The Beautiful Mess Effect
04th June 2019
Matt Selley

The Beautiful Mess Effect

04th June 2019 - Matt Selley

The Beautiful Mess Effect

7 Minute Read

In a time before social media and even the internet, if you lived in the UK back in the 90’s you will know the name Paul Gascoigne. 

This dude was everywhere. As a footballer who should of been found in the back pages of newspapers, he dominated the front pages, as he did magazines, TV news, chat shows, mugs, pencil cases and pretty much everything else you can think of. He was made an honorary member of Oxford University’s junior common room, had a Madame Tussaud’s waxwork made in his image. Gazzamania certainly hit Britain hard.

Now, to give a bit of context here, I am one of those rare breeds of Englishmen who has zero interest in football. Couldn’t really name many teams and even less, players (and who also doesn’t drink tea but thats beside the point) but seem to know lots about ‘Gazza’ simply from being exposed to all the hype at the time – there was little escape.

As talented as Gascoigne was on the pitch he also had this eccentricity off the pitch that the media, and population, loved. Like a super goal-scoring-class-clown. Though what made him famous, well more like catapulted to national stardom, was the event which took place during the World Cup in Italy way back in 1990 – Gazza cried.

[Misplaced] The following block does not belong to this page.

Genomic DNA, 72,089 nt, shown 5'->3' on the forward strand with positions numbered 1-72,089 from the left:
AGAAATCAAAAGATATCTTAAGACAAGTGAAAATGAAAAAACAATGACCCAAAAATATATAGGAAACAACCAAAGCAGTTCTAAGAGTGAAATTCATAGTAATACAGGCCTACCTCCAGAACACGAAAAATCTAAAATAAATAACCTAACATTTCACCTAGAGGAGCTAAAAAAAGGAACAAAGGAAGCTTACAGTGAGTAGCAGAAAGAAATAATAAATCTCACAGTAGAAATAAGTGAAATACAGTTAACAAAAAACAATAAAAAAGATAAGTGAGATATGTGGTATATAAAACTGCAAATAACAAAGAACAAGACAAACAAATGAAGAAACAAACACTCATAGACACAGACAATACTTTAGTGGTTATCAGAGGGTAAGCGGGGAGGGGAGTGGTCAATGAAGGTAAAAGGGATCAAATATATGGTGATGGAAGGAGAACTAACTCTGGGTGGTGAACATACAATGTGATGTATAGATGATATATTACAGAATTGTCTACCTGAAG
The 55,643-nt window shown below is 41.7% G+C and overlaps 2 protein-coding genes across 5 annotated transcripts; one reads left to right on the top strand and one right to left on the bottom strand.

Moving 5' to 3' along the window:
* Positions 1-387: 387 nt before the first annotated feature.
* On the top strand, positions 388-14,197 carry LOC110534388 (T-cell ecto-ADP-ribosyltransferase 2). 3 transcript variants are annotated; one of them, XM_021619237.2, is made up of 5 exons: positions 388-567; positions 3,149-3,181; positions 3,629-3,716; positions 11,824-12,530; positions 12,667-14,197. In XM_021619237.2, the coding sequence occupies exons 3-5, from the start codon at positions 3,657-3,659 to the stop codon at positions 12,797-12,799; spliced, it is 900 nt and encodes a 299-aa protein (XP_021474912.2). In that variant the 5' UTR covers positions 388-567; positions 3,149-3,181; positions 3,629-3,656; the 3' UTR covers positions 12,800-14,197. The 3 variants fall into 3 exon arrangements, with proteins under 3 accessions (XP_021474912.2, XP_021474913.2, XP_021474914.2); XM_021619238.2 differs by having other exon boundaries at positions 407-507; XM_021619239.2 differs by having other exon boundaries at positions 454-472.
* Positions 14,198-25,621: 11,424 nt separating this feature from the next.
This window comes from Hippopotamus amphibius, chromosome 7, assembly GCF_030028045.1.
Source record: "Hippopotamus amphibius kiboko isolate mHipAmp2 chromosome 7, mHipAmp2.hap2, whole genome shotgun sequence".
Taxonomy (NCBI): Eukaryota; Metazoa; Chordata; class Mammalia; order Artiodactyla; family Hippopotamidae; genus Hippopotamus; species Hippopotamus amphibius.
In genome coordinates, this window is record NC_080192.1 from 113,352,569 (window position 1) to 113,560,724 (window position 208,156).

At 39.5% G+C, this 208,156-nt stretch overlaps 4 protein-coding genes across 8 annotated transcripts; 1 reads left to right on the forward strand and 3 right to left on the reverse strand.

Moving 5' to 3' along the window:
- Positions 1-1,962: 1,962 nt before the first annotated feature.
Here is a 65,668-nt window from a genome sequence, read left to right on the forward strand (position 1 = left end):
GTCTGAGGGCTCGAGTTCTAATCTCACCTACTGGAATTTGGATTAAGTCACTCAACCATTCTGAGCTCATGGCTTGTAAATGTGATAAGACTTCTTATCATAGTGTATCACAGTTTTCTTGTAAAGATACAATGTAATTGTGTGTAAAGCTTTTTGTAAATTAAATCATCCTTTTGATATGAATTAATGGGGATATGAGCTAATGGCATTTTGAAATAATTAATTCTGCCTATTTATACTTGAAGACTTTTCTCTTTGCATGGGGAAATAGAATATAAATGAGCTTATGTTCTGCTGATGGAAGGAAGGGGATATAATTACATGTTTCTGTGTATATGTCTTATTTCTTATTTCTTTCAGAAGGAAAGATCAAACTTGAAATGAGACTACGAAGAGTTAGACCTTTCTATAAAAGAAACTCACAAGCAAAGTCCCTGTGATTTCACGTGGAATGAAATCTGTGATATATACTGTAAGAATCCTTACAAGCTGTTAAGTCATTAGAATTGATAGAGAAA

NO WORLD CUP FINAL FOR YOU SUNSHINE…

The reason that Gazza teared up was because he received a yellow card for a foul on another player. As this was his second yellow card of the tournament it meant that he had to sit the next match out. Considering that this second card came in the semi-final (yes England actually got that far, which is kind of a big deal considering England hasn’t won the world cup since good ol’ 66!).

Should England had of won, Gascoigne would had to of watched the world cup final from the sidelines; the realisation that hit him as soon as the ref shoved that little yellow dream-shatterer in his face.

This is interesting how a random, yet talented football player achieved such stardom over something so, well, normal.

If you didn’t live in the UK back then or lived under a rock and somehow managed to escape Gazzamania, it must be said just how much this guy was overexposed; almost a prerequisite for what was to come around ten years later – David Beckham!

Vulnerability is courage in you and inadequacy in me” Brené Brown

WE ALL WENT NUTS FOR GAZZA